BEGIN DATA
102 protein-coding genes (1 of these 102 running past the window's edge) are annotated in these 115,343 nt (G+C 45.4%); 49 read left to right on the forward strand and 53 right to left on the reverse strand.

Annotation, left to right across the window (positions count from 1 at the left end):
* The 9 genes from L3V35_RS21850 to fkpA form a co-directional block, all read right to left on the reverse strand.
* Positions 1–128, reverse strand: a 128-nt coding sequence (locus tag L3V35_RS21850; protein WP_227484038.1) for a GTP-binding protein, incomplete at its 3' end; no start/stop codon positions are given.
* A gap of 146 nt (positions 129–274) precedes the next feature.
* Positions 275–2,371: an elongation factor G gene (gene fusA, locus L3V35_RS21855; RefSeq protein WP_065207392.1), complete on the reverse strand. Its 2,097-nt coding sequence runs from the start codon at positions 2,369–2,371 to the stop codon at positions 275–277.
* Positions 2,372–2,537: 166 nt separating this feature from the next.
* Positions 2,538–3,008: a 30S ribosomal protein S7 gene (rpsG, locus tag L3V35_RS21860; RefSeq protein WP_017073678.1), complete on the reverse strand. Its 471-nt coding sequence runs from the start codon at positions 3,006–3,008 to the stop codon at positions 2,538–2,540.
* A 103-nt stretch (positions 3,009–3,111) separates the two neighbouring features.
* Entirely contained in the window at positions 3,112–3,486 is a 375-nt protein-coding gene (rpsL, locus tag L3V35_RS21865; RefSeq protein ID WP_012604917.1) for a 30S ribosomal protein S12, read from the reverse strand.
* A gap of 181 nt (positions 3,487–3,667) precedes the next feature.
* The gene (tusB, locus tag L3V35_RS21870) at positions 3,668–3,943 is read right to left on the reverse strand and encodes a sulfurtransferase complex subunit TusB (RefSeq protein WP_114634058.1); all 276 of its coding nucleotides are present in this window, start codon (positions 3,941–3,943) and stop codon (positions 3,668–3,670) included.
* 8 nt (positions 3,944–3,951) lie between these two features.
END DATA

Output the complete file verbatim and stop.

102 protein-coding genes (1 of these 102 running past the window's edge) are annotated in these 115,343 nt (G+C 45.4%); 49 read left to right on the forward strand and 53 right to left on the reverse strand.

Annotation, left to right across the window (positions count from 1 at the left end):
* The 9 genes from L3V35_RS21850 to fkpA form a co-directional block, all read right to left on the reverse strand.
* Positions 1–128, reverse strand: a 128-nt coding sequence (locus tag L3V35_RS21850; protein WP_227484038.1) for a GTP-binding protein, incomplete at its 3' end; no start/stop codon positions are given.
* A gap of 146 nt (positions 129–274) precedes the next feature.
* Positions 275–2,371: an elongation factor G gene (gene fusA, locus L3V35_RS21855; RefSeq protein WP_065207392.1), complete on the reverse strand. Its 2,097-nt coding sequence runs from the start codon at positions 2,369–2,371 to the stop codon at positions 275–277.
* Positions 2,372–2,537: 166 nt separating this feature from the next.
* Positions 2,538–3,008: a 30S ribosomal protein S7 gene (rpsG, locus tag L3V35_RS21860; RefSeq protein WP_017073678.1), complete on the reverse strand. Its 471-nt coding sequence runs from the start codon at positions 3,006–3,008 to the stop codon at positions 2,538–2,540.
* A 103-nt stretch (positions 3,009–3,111) separates the two neighbouring features.
* Entirely contained in the window at positions 3,112–3,486 is a 375-nt protein-coding gene (rpsL, locus tag L3V35_RS21865; RefSeq protein ID WP_012604917.1) for a 30S ribosomal protein S12, read from the reverse strand.
* A gap of 181 nt (positions 3,487–3,667) precedes the next feature.
* The gene (tusB, locus tag L3V35_RS21870) at positions 3,668–3,943 is read right to left on the reverse strand and encodes a sulfurtransferase complex subunit TusB (RefSeq protein WP_114634058.1); all 276 of its coding nucleotides are present in this window, start codon (positions 3,941–3,943) and stop codon (positions 3,668–3,670) included.
* 8 nt (positions 3,944–3,951) lie between these two features.